The Well-Tempered Ear

Classical music: The Wisconsin Chamber Orchestra uses a new website and a new brochure to announce its new Masterworks season plus other innovations

May 23, 2020
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By Jacob Stockinger

In many ways, there is much that is familiar or tried-and-true about the Wisconsin Chamber Orchestra (below, in a photo by Mike Gorski) and its new Masterworks season for 2020-21.

But in other ways it seems as if the WCO is reinventing and rebranding itself – perhaps under the direction of its new CEO Joe Loehnis – as the ensemble starts a double anniversary: its 60th season of existence and its 20th year under the baton of music director Andrew Sewell (below in a photo by Alex Cruz).

As in past years, the WCO programs feature a mix of familiar composers and works with new and neglected ones. It also features both new and returning guest soloists.

Start with what’s new.

The new WCO home website – like the new brochure that has been mailed out — has been redesigned, with more visuals and more information about the 34-member orchestra. The Ear finds both the new brochure and the new home page to be more attractive, better organized and easier to use. Take a look for yourself: https://wcoconcerts.org

There also seems to be a heightened emphasis on donations and raising money, including a new organization called “Friends” that brings special benefits for $30 or even more perks at $8 a month.

And the website seems more customer-friendly. There is a section on the website about “What to Expect,” which includes how to choose seats, how to dress, when to applaud and so forth. There is also a portal for streaming events and concerts.

There is more, much more, including the pre-concert dinners for the Masterworks concerts and the culturally diverse programs for the postponed Concerts on the Square (below), to run this summer on Tuesday nights at 6 p.m. (NOT the usual Wednesdays at 7 p.m.) from July 28 to Sept. 1.

There seems to be more emphasis on Sewell, who this year provides extensive first-person notes about each program and the guest artists. (In the YouTube video at the bottom, you can hear Sewell discuss the new Masterworks season with Wisconsin Public Radio host and WCO announcer Norman Gilliland.)

This season will see two performances of Handel’s “Messiah”: one on Saturday, Dec. 19, at the Blackhawk Church in Middleton; and another downtown on Sunday, Dec. 20, at the UW-Madison’s Hamel Music Center.

The Masterworks series of concerts – held on Friday nights at 7:30 p.m. in the Capitol Theater of the Overture Center – will begin in late November rather than in late January. The six concerts include five new ones and the postponed appearance of harpist Yolanda Kondonassis, whose appearance this season was canceled because of the COVID-19 pandemic, on May 14.

Two of the concerts – on two Saturdays, Feb. 20 and April 10 – will also be performed in the Milwaukee suburb of Brookfield at the Sharon Lynn Wilson Center for the Arts (below).

You can read more about the community outreach and music education programs, especially the Youth and Education programs. They include the free Family Series and “Side by Side” concerts (below, in a photo by Mike DeVries for The Capital Times, WCO concertmaster Suzanne Beia, right, tutors a WYSO student); the Super Strings educational program; and the Young Artists Concerto Competition for grades 9-12.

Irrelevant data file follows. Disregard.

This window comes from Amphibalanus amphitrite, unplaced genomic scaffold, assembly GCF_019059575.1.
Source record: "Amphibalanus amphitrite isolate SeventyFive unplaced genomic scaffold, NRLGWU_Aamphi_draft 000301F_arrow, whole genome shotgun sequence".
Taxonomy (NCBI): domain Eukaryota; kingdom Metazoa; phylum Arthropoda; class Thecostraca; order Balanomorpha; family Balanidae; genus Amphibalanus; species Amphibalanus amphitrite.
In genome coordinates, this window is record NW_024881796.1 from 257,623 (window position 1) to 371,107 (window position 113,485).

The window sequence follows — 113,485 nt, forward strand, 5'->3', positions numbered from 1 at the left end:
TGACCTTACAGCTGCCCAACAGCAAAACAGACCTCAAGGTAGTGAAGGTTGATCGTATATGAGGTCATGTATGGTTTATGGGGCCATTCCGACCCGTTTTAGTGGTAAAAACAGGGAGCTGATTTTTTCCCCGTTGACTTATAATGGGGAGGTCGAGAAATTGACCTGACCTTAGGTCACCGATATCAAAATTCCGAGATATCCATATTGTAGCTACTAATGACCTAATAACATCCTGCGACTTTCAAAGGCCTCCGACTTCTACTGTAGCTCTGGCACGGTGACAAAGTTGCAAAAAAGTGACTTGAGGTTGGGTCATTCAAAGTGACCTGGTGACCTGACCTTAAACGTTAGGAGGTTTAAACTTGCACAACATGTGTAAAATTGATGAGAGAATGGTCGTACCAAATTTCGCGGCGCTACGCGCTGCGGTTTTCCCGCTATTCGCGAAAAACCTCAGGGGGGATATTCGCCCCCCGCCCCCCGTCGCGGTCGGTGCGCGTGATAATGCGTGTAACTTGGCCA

Here are the Masterworks series:

NOV. 20Pianist John O’Conor (below) returns in a program of the Piano Concerto No. 5 “Emperor” by Beethoven; the Septet by Igor Stravinsky; and the Symphony No. 1 in D Major by Luigi Cherubini.

JAN. 15Cellist Amid Peled (below, in a photo by Lisa Mazzucco) returns in a program of Cello Concerto No. 1 by Dmitry Kabalevsky and the Andante by Jacques Offenbach; plus the Wind Serenade in D minor by Antonin Dvorak; and the Symphony No. 34 by Mozart.

FEB. 19Violinist Alexander Sitkovetsky (below) in returns in Antonio Vivaldi’s “Four Seasons” and Astor Piazzolla’s “Four Seasons in Buenos Aires”; plus the Suite for Strings by Leos Janacek.

MARCH 19Grammy-winning Spanish guitarist Mabel Millán (below) making her U.S, debut in an all-Spanish program that features the Concierto del Sur (Concerto of the South) by Manuel Ponce; the Sinfonietta in D major by Ernesto Halffter; and the overture “Los Esclavos Felices” (The Happy Slaves) by Juan Crisóstomo Arriaga.

APRIL 9Pianist Michael Mizrahi (below), who teaches at the Lawrence University Conservatory of Music in Appleton, Wis., on the Piano Concerto No. 1 by Beethoven plus the Serenade No. 1 by Johannes Brahms.

MAY 14Harpist Yolanda Kondonassis (below) in the Harp Concerto by Alberto Ginastera; plus the Sinfonietta by Sergei Prokofiev and the Symphony no. 88 by Franz Joseph Haydn.

Single tickets, which go on sale in July, are $15 to $80. Season subscriptions are available now with seat preference through July 1, bring a discounted price with an extra 10 percent off for first-time subscribers.

For more information, go to the website at https://wcoconcerts.org; call 608 257-0638; or mail a subscription form to the Wisconsin Chamber Orchestra, Attn: Subscriptions; PO Box171, Madison, WI 53701-0171.

 


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Classical music: This afternoon is your last chance to hear native son Kenneth Woods conduct the Madison Symphony Orchestra and Canadian violinist Blake Pouliot. Here are two reviews, one a rave and the other very positive

March 8, 2020
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By Jacob Stockinger

This afternoon at 2:30 p.m. in Overture Hall is your last chance to hear native son and guest conductor Kenneth Woods and guest Canadian violinist Blake Pouliot with the Madison Symphony Orchestra (below, in a photo by Peter Rodgers).

Woods (below), once a student in Wisconsin Youth Symphony Orchestras (WYSO) and a student at Memorial High School, has established an international reputation by leading the English Symphony Orchestra, the Colorado MahlerFest and the British Elgar Festival, and by making many highly praised recordings.